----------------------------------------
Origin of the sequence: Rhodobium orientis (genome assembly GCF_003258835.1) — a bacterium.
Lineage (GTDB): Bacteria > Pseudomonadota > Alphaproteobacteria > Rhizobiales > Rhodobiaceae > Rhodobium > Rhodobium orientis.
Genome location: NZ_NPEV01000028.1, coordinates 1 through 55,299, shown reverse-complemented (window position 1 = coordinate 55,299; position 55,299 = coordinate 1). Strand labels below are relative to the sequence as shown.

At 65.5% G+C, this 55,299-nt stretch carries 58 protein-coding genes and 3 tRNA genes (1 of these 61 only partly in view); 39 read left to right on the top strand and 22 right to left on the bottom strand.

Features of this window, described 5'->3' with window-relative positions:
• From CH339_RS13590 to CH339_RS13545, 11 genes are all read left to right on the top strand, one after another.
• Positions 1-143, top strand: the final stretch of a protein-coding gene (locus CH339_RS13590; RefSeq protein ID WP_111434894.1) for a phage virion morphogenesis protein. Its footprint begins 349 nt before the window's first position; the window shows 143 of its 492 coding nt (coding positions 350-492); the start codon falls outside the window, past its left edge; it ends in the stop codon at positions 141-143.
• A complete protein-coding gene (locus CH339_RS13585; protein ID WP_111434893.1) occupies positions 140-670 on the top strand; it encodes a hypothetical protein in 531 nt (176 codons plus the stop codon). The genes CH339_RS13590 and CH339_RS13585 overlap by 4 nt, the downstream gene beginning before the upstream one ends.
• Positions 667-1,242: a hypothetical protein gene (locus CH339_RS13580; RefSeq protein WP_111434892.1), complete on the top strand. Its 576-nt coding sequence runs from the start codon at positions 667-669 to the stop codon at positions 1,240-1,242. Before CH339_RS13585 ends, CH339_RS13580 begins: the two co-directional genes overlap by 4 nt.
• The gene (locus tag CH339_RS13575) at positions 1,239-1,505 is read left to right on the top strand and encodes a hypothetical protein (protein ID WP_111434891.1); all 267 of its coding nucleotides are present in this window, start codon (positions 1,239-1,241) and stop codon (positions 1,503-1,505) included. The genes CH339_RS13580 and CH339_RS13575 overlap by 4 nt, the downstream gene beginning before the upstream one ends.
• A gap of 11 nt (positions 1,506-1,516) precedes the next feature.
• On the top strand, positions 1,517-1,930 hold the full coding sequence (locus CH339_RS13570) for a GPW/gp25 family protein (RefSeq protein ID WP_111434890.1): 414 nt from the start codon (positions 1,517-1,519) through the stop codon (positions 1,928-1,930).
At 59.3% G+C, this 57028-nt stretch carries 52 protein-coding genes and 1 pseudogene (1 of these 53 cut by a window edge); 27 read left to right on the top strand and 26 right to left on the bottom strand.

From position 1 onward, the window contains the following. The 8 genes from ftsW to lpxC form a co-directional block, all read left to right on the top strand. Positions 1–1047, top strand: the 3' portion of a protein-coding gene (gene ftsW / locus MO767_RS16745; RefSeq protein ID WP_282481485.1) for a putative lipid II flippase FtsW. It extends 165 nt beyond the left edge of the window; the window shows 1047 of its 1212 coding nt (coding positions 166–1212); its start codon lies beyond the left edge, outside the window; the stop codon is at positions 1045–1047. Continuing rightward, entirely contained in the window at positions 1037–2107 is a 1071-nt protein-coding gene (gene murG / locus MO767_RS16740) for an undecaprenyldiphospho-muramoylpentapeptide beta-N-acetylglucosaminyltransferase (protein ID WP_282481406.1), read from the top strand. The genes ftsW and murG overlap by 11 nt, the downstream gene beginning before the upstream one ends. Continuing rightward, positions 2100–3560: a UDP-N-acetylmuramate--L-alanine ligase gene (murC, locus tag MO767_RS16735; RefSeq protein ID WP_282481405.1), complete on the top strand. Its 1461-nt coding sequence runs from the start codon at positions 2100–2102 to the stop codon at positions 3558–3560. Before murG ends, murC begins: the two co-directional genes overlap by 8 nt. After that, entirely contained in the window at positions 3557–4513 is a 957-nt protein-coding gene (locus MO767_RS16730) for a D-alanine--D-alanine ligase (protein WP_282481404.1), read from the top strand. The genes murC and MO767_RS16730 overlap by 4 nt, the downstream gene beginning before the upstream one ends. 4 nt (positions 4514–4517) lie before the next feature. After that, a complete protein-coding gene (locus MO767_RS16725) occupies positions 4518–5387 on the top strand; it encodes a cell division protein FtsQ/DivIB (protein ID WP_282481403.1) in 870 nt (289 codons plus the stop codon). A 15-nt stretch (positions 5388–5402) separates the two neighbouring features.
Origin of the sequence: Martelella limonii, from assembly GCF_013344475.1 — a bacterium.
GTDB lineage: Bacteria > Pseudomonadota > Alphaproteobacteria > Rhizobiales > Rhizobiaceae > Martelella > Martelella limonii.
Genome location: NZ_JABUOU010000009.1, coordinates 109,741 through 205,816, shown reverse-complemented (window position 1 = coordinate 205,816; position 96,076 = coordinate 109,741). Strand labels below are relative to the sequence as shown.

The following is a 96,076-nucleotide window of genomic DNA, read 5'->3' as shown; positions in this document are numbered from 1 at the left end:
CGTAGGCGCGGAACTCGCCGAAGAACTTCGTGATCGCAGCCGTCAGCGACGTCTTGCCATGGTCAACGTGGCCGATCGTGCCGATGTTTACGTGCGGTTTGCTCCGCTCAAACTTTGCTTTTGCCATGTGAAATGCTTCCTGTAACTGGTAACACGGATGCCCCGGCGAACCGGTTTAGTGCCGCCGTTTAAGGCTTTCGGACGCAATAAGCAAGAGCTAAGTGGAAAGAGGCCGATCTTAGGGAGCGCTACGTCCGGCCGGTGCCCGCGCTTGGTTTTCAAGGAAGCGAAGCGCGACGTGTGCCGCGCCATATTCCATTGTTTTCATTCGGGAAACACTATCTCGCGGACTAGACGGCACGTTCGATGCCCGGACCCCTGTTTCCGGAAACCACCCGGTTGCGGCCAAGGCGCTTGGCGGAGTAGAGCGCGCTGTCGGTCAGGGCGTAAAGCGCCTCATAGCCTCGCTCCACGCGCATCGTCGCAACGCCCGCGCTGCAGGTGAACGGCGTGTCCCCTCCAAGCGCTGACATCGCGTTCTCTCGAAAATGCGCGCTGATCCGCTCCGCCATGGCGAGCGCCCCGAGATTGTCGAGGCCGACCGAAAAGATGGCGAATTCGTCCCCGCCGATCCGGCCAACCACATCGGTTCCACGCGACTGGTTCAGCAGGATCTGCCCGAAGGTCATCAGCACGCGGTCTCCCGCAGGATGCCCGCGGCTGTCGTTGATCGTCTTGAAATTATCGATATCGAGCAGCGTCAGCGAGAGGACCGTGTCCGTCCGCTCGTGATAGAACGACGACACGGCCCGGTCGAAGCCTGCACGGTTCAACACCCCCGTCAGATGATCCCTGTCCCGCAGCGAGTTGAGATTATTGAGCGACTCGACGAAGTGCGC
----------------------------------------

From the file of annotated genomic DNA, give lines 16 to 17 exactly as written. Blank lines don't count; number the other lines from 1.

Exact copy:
GTDB lineage: Bacteria > Pseudomonadota > Alphaproteobacteria > Rhizobiales > Rhizobiaceae > Martelella > Martelella limonii.
Genome location: NZ_JABUOU010000009.1, coordinates 109,741 through 205,816, shown reverse-complemented (window position 1 = coordinate 205,816; position 96,076 = coordinate 109,741). Strand labels below are relative to the sequence as shown.